I think this is actually my first watercolor painting of the year! But I was coloring Easter eggs today and that just got me in an artsy mood, and seeing as how I was coloring Easter eggs while simultaneously watching "School Reunion" . . . this happened! Me and my silly/terrible use of color. I felt rather adventurous painting this though because there was no backstep button, haha. Only my third time painting with India ink too, which was fun. I'll have to keep practicing, presumably over the summer once these last few miserable weeks of uni are over.
Loki would never admit it (and especially not to that idiot Thor) but he was... partial to Midgardian music.
Not the electronic kind, filtered through microphones and amplifiers and computer gadgetry, but the kind that was an art, carefully recorded note by note and kept in tomes on creamy paper, preserved and studied and pored over by the mortals.
Music was magic, in its own way.
Of course, Asgard had its own divine musical instruments, but Loki was intrigued by what the mortals had managed to devise. Vibrating metal strings pinned on wood frames, set to motion by horsehair bows or felt hammers, seemed crude at first glance. But the sounds they could create!
And of all of them, the piano might have been his favorite. All those tiny pieces, painstakingly assembled to create such a deceptively simple motion: the swing of a hammer against a string to create a resonant tone.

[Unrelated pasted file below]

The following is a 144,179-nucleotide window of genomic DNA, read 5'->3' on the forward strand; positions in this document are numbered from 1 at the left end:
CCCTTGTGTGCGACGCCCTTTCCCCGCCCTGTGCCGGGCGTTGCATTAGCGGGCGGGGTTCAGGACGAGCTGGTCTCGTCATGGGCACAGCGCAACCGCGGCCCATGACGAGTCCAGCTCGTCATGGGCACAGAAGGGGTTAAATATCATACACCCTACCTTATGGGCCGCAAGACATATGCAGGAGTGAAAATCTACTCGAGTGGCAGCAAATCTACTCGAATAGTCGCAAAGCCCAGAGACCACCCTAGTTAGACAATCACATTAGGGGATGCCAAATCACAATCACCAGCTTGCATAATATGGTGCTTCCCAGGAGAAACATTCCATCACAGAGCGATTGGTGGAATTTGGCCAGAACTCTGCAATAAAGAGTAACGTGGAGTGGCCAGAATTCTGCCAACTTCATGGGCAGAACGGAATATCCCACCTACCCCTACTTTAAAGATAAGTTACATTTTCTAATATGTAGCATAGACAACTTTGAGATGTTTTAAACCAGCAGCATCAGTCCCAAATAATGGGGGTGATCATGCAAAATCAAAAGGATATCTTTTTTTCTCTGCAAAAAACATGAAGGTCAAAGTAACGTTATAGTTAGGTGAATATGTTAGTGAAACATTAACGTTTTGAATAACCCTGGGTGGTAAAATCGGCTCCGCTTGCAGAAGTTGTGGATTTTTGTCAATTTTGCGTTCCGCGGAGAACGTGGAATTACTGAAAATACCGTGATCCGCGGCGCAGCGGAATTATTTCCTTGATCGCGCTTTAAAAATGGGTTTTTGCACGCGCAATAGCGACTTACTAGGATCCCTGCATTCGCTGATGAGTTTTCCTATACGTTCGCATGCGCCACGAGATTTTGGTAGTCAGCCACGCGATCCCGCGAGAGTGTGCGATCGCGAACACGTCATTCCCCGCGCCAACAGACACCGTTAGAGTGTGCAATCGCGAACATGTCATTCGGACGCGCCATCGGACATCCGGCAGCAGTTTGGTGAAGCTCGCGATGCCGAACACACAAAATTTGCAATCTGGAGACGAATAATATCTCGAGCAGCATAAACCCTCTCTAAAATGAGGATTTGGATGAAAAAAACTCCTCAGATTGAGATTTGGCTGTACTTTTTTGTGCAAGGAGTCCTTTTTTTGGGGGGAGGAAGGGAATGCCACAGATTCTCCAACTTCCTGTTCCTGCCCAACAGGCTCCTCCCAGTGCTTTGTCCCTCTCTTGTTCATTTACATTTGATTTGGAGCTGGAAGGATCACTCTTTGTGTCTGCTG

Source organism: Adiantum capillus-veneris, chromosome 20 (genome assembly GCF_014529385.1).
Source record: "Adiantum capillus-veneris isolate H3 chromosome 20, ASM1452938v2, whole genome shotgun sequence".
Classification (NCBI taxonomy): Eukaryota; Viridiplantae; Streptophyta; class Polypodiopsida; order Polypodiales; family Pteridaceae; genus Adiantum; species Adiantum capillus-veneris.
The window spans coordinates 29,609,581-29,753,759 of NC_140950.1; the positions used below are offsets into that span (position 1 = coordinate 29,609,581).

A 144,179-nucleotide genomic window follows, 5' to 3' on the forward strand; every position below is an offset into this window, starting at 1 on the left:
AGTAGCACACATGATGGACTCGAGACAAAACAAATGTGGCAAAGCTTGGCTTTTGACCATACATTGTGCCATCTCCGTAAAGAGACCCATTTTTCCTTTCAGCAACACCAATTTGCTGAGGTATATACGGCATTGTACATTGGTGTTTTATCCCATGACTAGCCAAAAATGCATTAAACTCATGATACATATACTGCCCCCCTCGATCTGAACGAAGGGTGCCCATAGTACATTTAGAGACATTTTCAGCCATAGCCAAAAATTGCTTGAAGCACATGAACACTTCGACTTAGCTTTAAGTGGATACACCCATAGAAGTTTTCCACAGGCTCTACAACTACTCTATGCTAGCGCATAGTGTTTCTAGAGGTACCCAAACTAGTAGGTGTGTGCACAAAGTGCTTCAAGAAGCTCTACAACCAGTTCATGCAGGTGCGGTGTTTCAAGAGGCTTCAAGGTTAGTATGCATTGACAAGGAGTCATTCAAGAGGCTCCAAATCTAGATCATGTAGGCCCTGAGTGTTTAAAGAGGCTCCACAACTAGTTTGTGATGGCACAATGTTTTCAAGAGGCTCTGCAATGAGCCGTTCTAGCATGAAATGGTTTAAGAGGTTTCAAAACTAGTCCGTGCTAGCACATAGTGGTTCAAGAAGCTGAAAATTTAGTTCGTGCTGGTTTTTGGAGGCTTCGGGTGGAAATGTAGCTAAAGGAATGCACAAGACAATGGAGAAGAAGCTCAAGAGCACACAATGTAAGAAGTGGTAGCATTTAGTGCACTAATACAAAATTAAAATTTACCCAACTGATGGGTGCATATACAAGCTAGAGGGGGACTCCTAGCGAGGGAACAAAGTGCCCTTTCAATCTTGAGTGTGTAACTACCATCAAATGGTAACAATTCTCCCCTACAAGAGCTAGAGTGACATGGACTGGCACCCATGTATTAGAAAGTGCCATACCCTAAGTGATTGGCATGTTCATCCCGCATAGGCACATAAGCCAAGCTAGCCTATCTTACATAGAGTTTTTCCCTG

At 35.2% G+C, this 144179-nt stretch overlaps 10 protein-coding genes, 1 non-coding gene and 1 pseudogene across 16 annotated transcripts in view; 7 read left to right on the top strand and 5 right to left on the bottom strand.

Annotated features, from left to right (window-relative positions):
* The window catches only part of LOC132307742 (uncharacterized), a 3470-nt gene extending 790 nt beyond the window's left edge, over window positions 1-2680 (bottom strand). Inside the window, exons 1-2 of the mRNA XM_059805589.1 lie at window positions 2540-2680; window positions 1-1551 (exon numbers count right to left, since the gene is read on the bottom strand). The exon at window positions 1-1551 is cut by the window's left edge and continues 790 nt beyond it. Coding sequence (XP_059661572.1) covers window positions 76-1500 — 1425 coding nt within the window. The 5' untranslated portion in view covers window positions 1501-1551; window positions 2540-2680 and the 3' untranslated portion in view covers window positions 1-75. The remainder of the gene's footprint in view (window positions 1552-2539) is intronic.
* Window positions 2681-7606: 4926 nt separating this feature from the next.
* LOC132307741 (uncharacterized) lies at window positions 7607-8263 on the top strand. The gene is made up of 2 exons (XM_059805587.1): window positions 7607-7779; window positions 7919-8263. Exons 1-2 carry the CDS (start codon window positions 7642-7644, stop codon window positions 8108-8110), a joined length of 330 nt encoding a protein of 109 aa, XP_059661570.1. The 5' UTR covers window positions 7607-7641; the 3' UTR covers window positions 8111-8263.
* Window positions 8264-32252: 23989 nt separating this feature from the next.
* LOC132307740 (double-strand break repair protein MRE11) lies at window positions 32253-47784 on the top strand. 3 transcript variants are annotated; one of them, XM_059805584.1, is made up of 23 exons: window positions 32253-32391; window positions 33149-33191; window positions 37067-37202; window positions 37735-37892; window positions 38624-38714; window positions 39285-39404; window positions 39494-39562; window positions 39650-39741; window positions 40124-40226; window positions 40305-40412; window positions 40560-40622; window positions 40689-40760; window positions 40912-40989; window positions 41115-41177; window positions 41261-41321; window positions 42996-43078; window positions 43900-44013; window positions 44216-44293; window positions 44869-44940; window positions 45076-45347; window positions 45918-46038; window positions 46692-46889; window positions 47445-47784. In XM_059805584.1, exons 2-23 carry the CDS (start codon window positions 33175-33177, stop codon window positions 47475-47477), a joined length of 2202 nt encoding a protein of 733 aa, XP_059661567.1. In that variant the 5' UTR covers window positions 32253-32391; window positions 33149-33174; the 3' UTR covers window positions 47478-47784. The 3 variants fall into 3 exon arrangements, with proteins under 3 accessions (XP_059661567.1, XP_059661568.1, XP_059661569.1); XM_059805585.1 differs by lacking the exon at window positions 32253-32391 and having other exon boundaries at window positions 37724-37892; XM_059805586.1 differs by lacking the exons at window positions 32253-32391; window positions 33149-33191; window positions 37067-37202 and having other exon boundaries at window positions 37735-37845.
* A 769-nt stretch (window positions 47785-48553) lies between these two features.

So when the fortepiano was born in a craftsman's workshop in Italy, he'd watched its progress during his trips to Midgard. Sat in on concerts, observed the evolution of musical writing from Beethoven's sonatas to Chopin's etudes to Rachmaninoff's piano concertos. He liked that the mortals still honored the genius of old, that they could appreciate in the same hour music that was three hundred years old and music that had been written yesterday.
And he'd dabbled, yes. Slipped his long fingers across the ivory keys, translated his unspeakable thoughts to melodies that whispered from the strings.
He didn't play much these days. But seeing that humble instrument still evoked feelings of nostalgia--as much as a god could feel nostalgia for a thing not of his own realm--and every once in a while, he indulged in a bit of playing. A balm for a troubled soul.
Frederic Chopin, one of my favourite composers of all time. It's a little colourful for my taste and the cravat looks like an evil goatee LOL but it is, essentally, a cravat and shirt collar. Enjoy.
Why the rainbow colour? Though Chopin suffered healthwise and had this melancholic look throughout his life, I think his music has a purity and a transcendence - a fantasy of rainbow colours - that goes beyond words.